How To Play Texas Hold'em
WFP POKER RESOURCES So you're new to Texas Hold'em poker? Not a problem. Texas Hold'em poker is by far the best game for a beginner to learn. Texas Hold'em can be learned in a few minutes by anyone, and you can be playing fairly well with a few hours practice.
How Texas Hold'em Poker is Played
The game begins by the dealer giving each
player one card. The person who received the highest
card receives the button. The button is used to
establish the dealer position. This position is called
the button and it rotates clockwise after every hand.
When the button's position has been established, the dealer collects the single cards, shuffles again, and now deals two cards (called the hole cards) to each player. Every player receives two cards face down. The two players to the left of the dealer are the small blind and the big blind, respectively. They are the only players who have money in the pot before the cards are dealt.
The first betting round begins with the player sitting immediately to the left of the big blind, and continues clockwise. When the first betting round is completed, three community cards are flipped face up on the table. This is called the flop.
The second round of betting begins with the first remaining player seated to the left of the button. The betting resumes, clockwise. When the second round of betting is finished, a fourth community card is flipped face up on the table. This is called the turn.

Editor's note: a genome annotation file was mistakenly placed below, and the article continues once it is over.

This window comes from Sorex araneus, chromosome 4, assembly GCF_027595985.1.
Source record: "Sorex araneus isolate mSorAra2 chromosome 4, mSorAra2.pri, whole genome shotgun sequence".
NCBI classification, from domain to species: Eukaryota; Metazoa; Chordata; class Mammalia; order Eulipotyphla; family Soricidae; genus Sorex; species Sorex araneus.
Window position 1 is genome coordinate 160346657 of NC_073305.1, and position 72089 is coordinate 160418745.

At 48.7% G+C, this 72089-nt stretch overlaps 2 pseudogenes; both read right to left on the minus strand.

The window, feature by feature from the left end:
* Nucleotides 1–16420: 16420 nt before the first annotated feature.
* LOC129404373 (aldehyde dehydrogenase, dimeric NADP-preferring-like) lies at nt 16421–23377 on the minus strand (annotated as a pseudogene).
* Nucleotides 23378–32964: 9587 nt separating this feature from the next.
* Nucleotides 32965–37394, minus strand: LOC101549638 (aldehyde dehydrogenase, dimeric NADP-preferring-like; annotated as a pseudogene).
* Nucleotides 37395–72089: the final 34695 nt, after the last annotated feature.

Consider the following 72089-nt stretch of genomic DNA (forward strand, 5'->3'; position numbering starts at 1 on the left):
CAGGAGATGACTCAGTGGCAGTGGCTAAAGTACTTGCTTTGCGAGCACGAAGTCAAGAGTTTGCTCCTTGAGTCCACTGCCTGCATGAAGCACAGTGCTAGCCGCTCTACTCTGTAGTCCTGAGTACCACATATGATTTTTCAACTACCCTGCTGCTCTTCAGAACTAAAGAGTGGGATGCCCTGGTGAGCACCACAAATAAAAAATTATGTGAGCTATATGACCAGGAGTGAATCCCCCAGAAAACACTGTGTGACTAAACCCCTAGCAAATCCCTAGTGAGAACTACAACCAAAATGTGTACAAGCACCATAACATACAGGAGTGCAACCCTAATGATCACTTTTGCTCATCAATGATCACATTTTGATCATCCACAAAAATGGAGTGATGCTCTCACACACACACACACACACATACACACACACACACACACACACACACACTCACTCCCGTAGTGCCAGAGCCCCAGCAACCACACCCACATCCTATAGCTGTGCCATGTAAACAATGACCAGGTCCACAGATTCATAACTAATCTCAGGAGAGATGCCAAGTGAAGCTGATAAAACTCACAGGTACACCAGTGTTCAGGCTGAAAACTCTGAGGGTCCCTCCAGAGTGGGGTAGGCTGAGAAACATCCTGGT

The third round of betting commences with the first remaining player sitting to the left of the button. The betting moves clockwise, with the bets doubling on the turn. When the third round of betting is over, a fifth community card is flipped face up on the table. This is called the river.
The fourth round of betting starts with the first remaining player seated to the left of the button. The betting continues to move clockwise.
The players must combine their hole cards with the community cards to make the best possible 5-card poker hand. It is possible to use both hole cards, one hole card or no hole card (play the board), in an effort to make a hand.
Basic Poker Etiquette - Texas Hold'em No-No
Making statements or taking action that could unfairly
influence the course of play, whether or not the offender is
involved in the pot.
Showing cards to non-players or eliminated players.
Deliberately acting out of turn.
Splashing chips into the pot.
Agreeing to check a hand out when a third player is all-in.
Reading a hand for another player at showdown before it has been placed face-up on the table.
Revealing the contents of a live hand in a multi-handed pot before the betting is complete or revealing the contents of a folded hand before the hand is complete.
Needlessly stalling the action of a game.